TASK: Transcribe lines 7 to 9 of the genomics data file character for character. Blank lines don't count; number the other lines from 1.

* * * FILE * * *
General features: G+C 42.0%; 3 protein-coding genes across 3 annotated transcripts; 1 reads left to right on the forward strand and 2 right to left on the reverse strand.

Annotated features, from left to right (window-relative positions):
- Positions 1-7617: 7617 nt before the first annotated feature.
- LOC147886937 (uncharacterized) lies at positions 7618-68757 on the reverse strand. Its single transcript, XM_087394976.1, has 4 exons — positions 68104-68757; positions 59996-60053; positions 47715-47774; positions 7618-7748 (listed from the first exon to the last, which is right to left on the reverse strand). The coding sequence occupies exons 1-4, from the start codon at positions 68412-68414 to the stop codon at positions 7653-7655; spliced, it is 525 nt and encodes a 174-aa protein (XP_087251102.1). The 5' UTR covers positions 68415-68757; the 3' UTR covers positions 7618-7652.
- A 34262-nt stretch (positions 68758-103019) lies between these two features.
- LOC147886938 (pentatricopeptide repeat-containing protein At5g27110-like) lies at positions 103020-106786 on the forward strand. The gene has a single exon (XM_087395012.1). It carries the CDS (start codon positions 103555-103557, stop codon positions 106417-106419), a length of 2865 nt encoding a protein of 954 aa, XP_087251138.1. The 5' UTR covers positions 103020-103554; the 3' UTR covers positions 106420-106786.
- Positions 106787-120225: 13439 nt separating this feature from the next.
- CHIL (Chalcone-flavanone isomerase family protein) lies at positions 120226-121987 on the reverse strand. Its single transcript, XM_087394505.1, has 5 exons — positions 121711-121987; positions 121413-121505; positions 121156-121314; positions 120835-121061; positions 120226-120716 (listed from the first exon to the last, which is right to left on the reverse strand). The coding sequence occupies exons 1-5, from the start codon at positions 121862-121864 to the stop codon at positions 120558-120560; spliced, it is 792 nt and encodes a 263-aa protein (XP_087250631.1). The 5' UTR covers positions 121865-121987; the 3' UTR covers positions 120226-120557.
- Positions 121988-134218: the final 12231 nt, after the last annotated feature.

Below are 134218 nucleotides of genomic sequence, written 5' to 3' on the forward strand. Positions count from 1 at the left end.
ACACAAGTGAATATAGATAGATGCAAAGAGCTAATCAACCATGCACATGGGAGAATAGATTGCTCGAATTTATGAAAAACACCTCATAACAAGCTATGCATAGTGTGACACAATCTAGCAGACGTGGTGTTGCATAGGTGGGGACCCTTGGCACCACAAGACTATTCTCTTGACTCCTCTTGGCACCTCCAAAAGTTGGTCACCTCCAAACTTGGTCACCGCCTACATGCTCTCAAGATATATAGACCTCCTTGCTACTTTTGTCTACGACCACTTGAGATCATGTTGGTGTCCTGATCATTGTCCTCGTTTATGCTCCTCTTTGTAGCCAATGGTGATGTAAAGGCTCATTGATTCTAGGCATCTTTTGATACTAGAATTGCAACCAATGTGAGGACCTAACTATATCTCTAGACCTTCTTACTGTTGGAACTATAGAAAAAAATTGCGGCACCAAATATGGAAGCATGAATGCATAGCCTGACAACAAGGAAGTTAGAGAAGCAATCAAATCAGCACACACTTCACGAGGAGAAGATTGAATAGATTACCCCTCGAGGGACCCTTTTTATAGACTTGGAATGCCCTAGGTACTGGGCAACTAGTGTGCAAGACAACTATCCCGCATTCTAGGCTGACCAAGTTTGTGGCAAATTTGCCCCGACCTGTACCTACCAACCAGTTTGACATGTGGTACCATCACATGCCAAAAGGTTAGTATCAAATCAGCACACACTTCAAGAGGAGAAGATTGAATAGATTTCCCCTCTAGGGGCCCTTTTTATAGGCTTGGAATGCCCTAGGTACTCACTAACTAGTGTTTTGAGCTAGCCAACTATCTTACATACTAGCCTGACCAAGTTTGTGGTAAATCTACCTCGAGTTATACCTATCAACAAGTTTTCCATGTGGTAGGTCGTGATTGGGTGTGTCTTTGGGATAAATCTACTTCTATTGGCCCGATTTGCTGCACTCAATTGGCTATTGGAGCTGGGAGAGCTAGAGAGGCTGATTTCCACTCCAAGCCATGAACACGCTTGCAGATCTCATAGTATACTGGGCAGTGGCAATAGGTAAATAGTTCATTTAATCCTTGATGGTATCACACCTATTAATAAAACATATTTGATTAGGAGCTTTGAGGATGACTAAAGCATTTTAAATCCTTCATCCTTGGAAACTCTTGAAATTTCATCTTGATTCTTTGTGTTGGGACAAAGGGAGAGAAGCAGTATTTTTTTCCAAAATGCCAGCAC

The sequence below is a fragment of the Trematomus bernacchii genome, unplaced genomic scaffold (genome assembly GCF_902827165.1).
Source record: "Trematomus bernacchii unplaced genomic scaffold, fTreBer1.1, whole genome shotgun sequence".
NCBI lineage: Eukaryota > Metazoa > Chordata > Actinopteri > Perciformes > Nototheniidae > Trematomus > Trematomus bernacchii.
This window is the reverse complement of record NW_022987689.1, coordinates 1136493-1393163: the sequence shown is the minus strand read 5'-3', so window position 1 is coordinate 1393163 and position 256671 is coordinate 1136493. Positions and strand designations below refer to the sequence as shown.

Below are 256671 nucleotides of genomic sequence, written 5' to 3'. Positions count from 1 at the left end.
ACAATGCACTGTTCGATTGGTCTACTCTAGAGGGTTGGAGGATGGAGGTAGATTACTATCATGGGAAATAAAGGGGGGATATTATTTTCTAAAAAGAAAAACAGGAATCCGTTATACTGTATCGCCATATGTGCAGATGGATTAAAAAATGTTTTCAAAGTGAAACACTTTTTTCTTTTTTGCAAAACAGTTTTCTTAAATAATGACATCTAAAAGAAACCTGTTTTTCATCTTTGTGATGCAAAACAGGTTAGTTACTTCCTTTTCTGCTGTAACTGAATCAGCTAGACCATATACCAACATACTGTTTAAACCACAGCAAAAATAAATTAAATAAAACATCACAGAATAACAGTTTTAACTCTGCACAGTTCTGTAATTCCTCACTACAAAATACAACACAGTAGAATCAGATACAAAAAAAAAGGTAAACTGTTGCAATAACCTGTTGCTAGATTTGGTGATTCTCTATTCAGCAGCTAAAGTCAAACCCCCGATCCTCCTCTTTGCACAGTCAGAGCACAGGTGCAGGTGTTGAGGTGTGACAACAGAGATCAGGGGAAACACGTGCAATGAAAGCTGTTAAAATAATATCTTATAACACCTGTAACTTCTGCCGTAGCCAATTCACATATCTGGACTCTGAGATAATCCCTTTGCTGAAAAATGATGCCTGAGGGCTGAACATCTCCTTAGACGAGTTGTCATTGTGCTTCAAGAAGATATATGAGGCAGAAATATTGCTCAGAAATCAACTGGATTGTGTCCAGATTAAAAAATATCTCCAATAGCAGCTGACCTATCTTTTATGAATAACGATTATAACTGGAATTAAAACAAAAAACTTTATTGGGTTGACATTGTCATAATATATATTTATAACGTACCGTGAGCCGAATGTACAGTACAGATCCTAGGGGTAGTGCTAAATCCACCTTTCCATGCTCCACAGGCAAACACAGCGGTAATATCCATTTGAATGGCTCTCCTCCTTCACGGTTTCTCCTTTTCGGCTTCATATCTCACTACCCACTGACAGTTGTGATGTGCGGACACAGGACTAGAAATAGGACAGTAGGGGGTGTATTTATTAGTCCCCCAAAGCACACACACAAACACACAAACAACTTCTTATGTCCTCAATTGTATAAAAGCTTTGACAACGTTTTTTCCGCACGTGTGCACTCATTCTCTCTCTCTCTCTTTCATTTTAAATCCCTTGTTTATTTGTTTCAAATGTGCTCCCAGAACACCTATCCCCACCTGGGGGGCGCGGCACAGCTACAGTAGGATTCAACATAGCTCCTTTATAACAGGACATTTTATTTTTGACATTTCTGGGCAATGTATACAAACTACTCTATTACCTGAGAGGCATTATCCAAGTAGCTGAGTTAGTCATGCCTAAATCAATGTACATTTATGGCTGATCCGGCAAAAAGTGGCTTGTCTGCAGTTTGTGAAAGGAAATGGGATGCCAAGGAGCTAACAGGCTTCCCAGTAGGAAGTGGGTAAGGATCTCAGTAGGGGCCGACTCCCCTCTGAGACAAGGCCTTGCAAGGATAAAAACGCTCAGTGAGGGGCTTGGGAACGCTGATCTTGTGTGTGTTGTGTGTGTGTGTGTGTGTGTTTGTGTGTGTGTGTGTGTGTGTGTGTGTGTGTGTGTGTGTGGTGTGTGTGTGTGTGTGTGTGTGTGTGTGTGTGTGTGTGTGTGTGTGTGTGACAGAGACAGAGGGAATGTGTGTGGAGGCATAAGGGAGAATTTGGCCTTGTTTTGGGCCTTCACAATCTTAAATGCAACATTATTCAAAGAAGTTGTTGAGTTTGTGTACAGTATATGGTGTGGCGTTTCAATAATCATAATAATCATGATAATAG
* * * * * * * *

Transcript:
- Positions 106787-120225: 13439 nt separating this feature from the next.
- CHIL (Chalcone-flavanone isomerase family protein) lies at positions 120226-121987 on the reverse strand. Its single transcript, XM_087394505.1, has 5 exons — positions 121711-121987; positions 121413-121505; positions 121156-121314; positions 120835-121061; positions 120226-120716 (listed from the first exon to the last, which is right to left on the reverse strand). The coding sequence occupies exons 1-5, from the start codon at positions 121862-121864 to the stop codon at positions 120558-120560; spliced, it is 792 nt and encodes a 263-aa protein (XP_087250631.1). The 5' UTR covers positions 121865-121987; the 3' UTR covers positions 120226-120557.
- Positions 121988-134218: the final 12231 nt, after the last annotated feature.